Hordes of Naryatrian infantry race forward firing as they come.
For a turn or two the situation seemed to be stabilising. The T34's had flanked the last Centurion but it had withdrawn and then shot one to pieces. Then the Naryatrians  deployed their secret weapon: Indirect fire from Mortars and Heavy Artillery!  Turn after turn they dealt out indirect death with the blow of a single die! 6 then 1, 6 then 1. Suddenly the Roscian forces were decimated and Exhausted. All the survivors could do was hang on and hope while the infantry returned fire and the mortar opened up, hitting the last company of T34's badly enough to cause the crews to abandon their tanks.

As luck would have it, the last aggressive Roscian move had been to slip their armoured car through a gap in the line towards the deadly artillery. As the gunners hastily lowered their sights and gun barrels, firing wide in panic, the armoured car let loose with HE and machine gun fire.  Suddenly the Naryatrians had had enough!

 The pass was in sight but the Roscians were still blocking the way. Of their 7 AFV units only 2 were still operational and in addition to the loss of their artillery, several infantry companies had been shot apart including the elite Red Berets of the Lion Brigade. (Oddly enough every one of the 4 Elite units (Centurions, Paratroopers and Lion Brigade)  was killed by the first shot that hit it! I was left wishing on their behalf that I had used the roster system!)

Despite the cessation of hostilities due to exhaustion, the Roscian mission had been accomplished. The Pass had been held.

Instead of working on this blog post yesterday as intended, I found myself reorganising  and basing the infantry of both sides into 2 stand units. Further hopeful experiments with putting 2 vehicles in a square were unsuccessful though. Still, it was enough that a new game is on the table with some house rules to try out. That report by Monday!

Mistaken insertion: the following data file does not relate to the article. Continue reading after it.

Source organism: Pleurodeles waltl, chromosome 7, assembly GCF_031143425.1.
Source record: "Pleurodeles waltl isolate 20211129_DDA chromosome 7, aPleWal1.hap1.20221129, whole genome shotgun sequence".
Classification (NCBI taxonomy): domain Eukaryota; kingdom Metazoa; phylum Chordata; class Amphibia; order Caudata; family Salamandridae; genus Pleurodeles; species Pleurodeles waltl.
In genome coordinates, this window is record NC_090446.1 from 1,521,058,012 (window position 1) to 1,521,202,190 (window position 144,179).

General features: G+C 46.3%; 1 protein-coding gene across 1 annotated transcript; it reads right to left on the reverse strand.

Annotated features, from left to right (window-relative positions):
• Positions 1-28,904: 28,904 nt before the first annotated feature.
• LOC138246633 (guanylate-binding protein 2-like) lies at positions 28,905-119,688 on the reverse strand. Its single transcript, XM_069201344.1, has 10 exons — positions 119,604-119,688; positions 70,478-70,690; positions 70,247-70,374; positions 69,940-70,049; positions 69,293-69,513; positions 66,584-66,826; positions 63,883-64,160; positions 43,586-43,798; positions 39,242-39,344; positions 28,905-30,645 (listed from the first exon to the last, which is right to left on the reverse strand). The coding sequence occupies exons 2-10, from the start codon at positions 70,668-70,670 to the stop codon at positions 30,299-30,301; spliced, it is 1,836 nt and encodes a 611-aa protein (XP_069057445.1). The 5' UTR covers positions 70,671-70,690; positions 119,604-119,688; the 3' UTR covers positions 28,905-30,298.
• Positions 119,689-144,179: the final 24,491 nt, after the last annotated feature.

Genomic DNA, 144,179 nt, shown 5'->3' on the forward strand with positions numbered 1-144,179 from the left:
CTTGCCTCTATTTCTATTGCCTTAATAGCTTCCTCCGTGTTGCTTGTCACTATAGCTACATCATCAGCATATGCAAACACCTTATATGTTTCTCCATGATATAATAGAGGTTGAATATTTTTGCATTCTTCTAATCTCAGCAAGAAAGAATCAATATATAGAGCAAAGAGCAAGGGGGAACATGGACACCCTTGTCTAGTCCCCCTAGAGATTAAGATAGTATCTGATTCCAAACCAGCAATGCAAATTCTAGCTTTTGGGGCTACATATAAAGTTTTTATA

The Published Portable Wargame Pt 4a: The Set Up.

The mid20th Century portion of the Portable Wargame takes a stab at the nearly impossible task of creating a simple wargame covering a period of wide technological and tactical change. Inevitably there are compromises that must be made and just as inevitable that different wargamers will have different opinions on what is essential to capture the flavour of any given sub-period. Luckily the rules are quite responsive to  tweaks that do not run too counter to the spirit.

I wanted to do something that involved tanks but no longer have my old WWII armies. Micro-armour, 10mm, 1/72nd and 54mm forces, all gone, but I do have my 1/72nd fictional 1950's troops. I wanted something a bit bigger and more complex than the last test game so I decided to base a scenario loosely on CS Grant's Hasty Blocking Position scenario from Programmed Scenarios.
The main Naryatrian column rolls onto the table, 76mm Shermans and the motorised Rhino Brigade leading the way as Roscian reinforcements rush to cut them off at the crossroad.
There is one issue with the mid 20th Century rules that I have trouble getting over and that is Bob's decision to have  just two classes of tank: light and everyone else and only a difference in range between light tank guns and tanks. There are campaigns during WWII when the  opposing sides' armoured and anti-tank forces were well matched and fit easily into the given categories but there were also some campaigns where the opposing armour was very mismatched or where there was a great range in capabilities of antitank and tank weapons. One need only think of the panic in 1940 when an attack by Matilda  tanks could not be stopped by 37mm antitank guns and 88mm antiaircraft guns had to be pressed into service, or of the adage in Normandy that it took three Shermans to take out a Tiger.

I'm not a rivet counter and I'm not interested in minute differences in armour and armament but I want to include that tactical challenge of how to deal with a serious imbalance of capabilities.